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Thoracolumbar Syndrome: The Great Mimic
The thoracolumbar junction is a common area of joint dysfunction. The most obvious cause is dysfunctional breathing or lack of diaphragmatic breathing. Treating this breathing problem will ultimately be the long-term cure for the syndrome.
A Glimpse Into China's Top Brain Hospital
The sounds of the city pass through the open window are overwhelming the microphone - car horns, construction machinery - and then there's the family at the adjacent bed talking loudly on cell phones, yet you can still hear the faint beep of our patients monitoring equipment.
If You Get a Request for Records, Respond!
In our previous two articles, we discussed two of the main reasons for denial when chiropractic records are reviewed by Medicare contractors.
The Truth About Herbs
I appreciate the effort and research put into the article written in the June issue of Acupuncture Today regarding pesticides and Chinese herbs.
Improving Our Political Effectiveness
The November 2014 elections are right around the corner; members of Congress, governors and state legislators are all running. Now is a good time to talk frankly about our overall political involvement.
Uncle Sam Needs You
Scrutiny into the Department of Veterans Affairs (DVA) continues to grow after efforts to reform the DVA by the former Secretary of Veterans Affairs, Eric Shinseki, were deemed "a stunning period of dysfunction" by Senate Minority Leader Mitch McConnell (R-Ky.).
MPA Media Wins Seven Publishing Awards
MPA Media, publisher of Acupuncture Today, among other titles, has been recognized for editorial and design excellence with an unprecendented seven publishing awards by the ASBPE, the nation's largest organization for business-to-business publications.
Medicalization and Mindfulness
The past several years have seen a veritable explosion of research on mindfulness. Research abstracts we've published in each issue of Health Insights Today under the heading "Mind-Body News" have increasingly reported on studies about mindfulness interventions.
The Science Behind Happiness
Are you happy right now? Whether yes or no, there are a myriad of reasons why you feel that way. A whole academic discipline has developed to find out what causes or obstructs happiness, and how to amplify it.
History of Animal Acupuncture: Part II
In Part I of this article, I had gone back to 1969 and tried to describe the atmosphere and events of that year that engulfed many of the younger generation, some who were all the core members of the National Acupuncture Association.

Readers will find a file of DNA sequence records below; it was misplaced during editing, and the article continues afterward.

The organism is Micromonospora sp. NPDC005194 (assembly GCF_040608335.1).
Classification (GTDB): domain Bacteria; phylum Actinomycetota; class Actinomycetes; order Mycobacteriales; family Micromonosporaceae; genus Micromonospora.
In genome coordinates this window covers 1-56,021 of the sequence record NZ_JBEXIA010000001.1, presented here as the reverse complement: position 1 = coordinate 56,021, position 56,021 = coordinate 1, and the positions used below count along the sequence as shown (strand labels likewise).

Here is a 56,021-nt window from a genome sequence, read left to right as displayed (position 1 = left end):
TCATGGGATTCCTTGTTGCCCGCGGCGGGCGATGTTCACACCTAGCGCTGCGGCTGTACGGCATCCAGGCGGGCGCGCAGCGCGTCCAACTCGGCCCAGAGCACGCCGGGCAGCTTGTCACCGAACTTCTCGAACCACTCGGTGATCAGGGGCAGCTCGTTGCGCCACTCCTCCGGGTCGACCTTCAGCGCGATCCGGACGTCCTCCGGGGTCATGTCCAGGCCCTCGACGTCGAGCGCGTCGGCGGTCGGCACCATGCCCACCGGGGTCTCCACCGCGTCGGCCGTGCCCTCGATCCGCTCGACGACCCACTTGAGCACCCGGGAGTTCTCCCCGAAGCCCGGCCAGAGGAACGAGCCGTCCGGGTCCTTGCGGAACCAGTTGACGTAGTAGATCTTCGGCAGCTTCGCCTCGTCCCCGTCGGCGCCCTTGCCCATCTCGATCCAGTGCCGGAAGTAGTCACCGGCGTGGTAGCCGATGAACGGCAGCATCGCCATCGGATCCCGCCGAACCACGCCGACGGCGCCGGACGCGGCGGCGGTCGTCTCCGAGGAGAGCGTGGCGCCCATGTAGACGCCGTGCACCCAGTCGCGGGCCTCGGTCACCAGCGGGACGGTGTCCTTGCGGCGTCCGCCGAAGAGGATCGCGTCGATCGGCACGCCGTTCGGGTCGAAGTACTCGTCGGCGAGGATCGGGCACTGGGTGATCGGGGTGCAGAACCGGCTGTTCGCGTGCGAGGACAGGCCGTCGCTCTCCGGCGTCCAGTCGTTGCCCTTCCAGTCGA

News in Brief
NBCE Launches Computer-Based Testing Era; California Chiropractors Get Expanded DOT Exam Privileges; New Jeff Hays Documentary.
When Big Pharma Meets Chinese Medicine
Earlier this year, Bayer made a media splash with their decision to buy the Dihon Pharmaceutical Group Co., a Chinese TCM manufacturer.
A Healthy Dose of Failure is Vital to Your Success
As an acupuncturist I tend to see people after they have already suffered for years and "tried everything." They are so desperate for some relief that they want to know everything about how to get better, right now.
The Spirit of the Point
After receiving a large amount of positive feedback on my San Zhen Protocols series, I have decided to focus this article on some relevant clinical aspects of acupuncture therapy prior to moving on to San Zhen Protocols III.
Healing Community Trauma in Israel and Palestine
It's the beginning of August and Israel and Hamas have just agreed to a 72-hour ceasefire after a month of brutal fighting. In the last four weeks, 1,830 Palestinians and 67 Israelis have been killed.
Help Secure Our Future by Sharing It
The National Board of Chiropractic Examiners (NBCE) conducts one of the most comprehensive surveys of the U.S. chiropractic profession every 4-5 years.
Get Ready For AOM Day
This year, AOM Day 2014 falls on Friday, (October 24th). This is a great opportunity to make your AOM Day celebration or event even bigger by extending it throughout the weekend!
The Problem With Prolonged Sitting
We need to constantly talk to our patients about spending less time sitting and about what can go wrong with poor sitting postures. The fact is we sit too long in repetitive malpositions.
Rethinking GMO: Less Panic, More Context
Some of you may have noticed that after writing parts 1 and 2 of “Genetic Modification of Organisms for Human Consumption” a while back [Nov. 15, 2013 and Jan. 1, 2014 issues], part 3 never appeared.
Thoughts to Live By
When speaking to your patients about their health make sure to ponder the following points and have them assess if they are making themselves even more sick by the thoughts they have about life. Are these some of the traits and thoughts that your patients might have?